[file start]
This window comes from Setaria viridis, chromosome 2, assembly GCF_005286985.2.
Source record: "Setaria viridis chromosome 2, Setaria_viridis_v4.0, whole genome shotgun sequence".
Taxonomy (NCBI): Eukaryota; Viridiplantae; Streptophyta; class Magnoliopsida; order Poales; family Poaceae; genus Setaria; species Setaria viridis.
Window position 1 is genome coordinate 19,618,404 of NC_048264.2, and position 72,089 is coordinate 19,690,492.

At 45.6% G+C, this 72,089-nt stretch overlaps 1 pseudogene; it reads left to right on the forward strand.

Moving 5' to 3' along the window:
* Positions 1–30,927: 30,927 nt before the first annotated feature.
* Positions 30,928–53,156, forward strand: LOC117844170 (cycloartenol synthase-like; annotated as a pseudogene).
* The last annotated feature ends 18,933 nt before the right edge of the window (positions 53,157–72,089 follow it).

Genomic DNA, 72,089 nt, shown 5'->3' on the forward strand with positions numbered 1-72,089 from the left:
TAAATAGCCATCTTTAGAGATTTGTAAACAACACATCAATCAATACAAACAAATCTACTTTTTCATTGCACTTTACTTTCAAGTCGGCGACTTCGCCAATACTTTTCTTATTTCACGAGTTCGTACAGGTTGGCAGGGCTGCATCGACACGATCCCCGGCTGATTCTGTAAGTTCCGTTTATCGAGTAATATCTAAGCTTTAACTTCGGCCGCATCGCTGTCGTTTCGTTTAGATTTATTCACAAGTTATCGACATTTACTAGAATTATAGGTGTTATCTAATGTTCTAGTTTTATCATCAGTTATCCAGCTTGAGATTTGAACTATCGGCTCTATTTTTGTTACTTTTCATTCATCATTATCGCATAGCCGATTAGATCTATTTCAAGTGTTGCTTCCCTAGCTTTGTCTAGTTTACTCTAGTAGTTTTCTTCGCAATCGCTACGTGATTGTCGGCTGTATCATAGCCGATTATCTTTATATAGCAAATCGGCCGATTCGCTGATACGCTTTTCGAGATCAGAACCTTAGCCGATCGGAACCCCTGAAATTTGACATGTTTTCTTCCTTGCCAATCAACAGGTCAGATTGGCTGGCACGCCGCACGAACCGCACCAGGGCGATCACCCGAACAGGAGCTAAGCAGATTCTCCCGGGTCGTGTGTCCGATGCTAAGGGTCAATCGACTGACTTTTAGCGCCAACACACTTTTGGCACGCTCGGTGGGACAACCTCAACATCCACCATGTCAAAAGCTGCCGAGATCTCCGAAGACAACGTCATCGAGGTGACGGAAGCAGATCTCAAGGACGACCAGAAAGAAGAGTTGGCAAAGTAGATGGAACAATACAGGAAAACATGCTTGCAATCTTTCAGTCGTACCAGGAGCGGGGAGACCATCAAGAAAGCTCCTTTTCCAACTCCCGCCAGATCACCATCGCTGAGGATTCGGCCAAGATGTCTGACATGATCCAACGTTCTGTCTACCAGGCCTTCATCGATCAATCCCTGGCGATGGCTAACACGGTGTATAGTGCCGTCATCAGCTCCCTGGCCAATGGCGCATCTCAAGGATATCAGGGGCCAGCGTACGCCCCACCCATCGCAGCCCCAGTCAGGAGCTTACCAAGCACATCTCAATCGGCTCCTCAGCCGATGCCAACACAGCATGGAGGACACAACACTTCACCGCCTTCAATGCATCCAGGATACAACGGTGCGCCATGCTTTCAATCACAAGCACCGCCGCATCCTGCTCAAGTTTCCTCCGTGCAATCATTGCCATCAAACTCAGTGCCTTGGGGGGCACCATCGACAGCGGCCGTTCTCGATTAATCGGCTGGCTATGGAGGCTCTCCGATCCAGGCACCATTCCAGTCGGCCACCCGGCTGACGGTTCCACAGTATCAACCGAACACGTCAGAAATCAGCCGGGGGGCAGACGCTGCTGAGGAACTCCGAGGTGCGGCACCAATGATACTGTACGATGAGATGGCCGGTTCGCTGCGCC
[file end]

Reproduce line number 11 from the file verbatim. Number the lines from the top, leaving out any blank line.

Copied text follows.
TAAATAGCCATCTTTAGAGATTTGTAAACAACACATCAATCAATACAAACAAATCTACTTTTTCATTGCACTTTACTTTCAAGTCGGCGACTTCGCCAATACTTTTCTTATTTCACGAGTTCGTACAGGTTGGCAGGGCTGCATCGACACGATCCCCGGCTGATTCTGTAAGTTCCGTTTATCGAGTAATATCTAAGCTTTAACTTCGGCCGCATCGCTGTCGTTTCGTTTAGATTTATTCACAAGTTATCGACATTTACTAGAATTATAGGTGTTATCTAATGTTCTAGTTTTATCATCAGTTATCCAGCTTGAGATTTGAACTATCGGCTCTATTTTTGTTACTTTTCATTCATCATTATCGCATAGCCGATTAGATCTATTTCAAGTGTTGCTTCCCTAGCTTTGTCTAGTTTACTCTAGTAGTTTTCTTCGCAATCGCTACGTGATTGTCGGCTGTATCATAGCCGATTATCTTTATATAGCAAATCGGCCGATTCGCTGATACGCTTTTCGAGATCAGAACCTTAGCCGATCGGAACCCCTGAAATTTGACATGTTTTCTTCCTTGCCAATCAACAGGTCAGATTGGCTGGCACGCCGCACGAACCGCACCAGGGCGATCACCCGAACAGGAGCTAAGCAGATTCTCCCGGGTCGTGTGTCCGATGCTAAGGGTCAATCGACTGACTTTTAGCGCCAACACACTTTTGGCACGCTCGGTGGGACAACCTCAACATCCACCATGTCAAAAGCTGCCGAGATCTCCGAAGACAACGTCATCGAGGTGACGGAAGCAGATCTCAAGGACGACCAGAAAGAAGAGTTGGCAAAGTAGATGGAACAATACAGGAAAACATGCTTGCAATCTTTCAGTCGTACCAGGAGCGGGGAGACCATCAAGAAAGCTCCTTTTCCAACTCCCGCCAGATCACCATCGCTGAGGATTCGGCCAAGATGTCTGACATGATCCAACGTTCTGTCTACCAGGCCTTCATCGATCAATCCCTGGCGATGGCTAACACGGTGTATAGTGCCGTCATCAGCTCCCTGGCCAATGGCGCATCTCAAGGATATCAGGGGCCAGCGTACGCCCCACCCATCGCAGCCCCAGTCAGGAGCTTACCAAGCACATCTCAATCGGCTCCTCAGCCGATGCCAACACAGCATGGAGGACACAACACTTCACCGCCTTCAATGCATCCAGGATACAACGGTGCGCCATGCTTTCAATCACAAGCACCGCCGCATCCTGCTCAAGTTTCCTCCGTGCAATCATTGCCATCAAACTCAGTGCCTTGGGGGGCACCATCGACAGCGGCCGTTCTCGATTAATCGGCTGGCTATGGAGGCTCTCCGATCCAGGCACCATTCCAGTCGGCCACCCGGCTGACGGTTCCACAGTATCAACCGAACACGTCAGAAATCAGCCGGGGGGCAGACGCTGCTGAGGAACTCCGAGGTGCGGCACCAATGATACTGTACGATGAGATGGCCGGTTCGCTGCGCC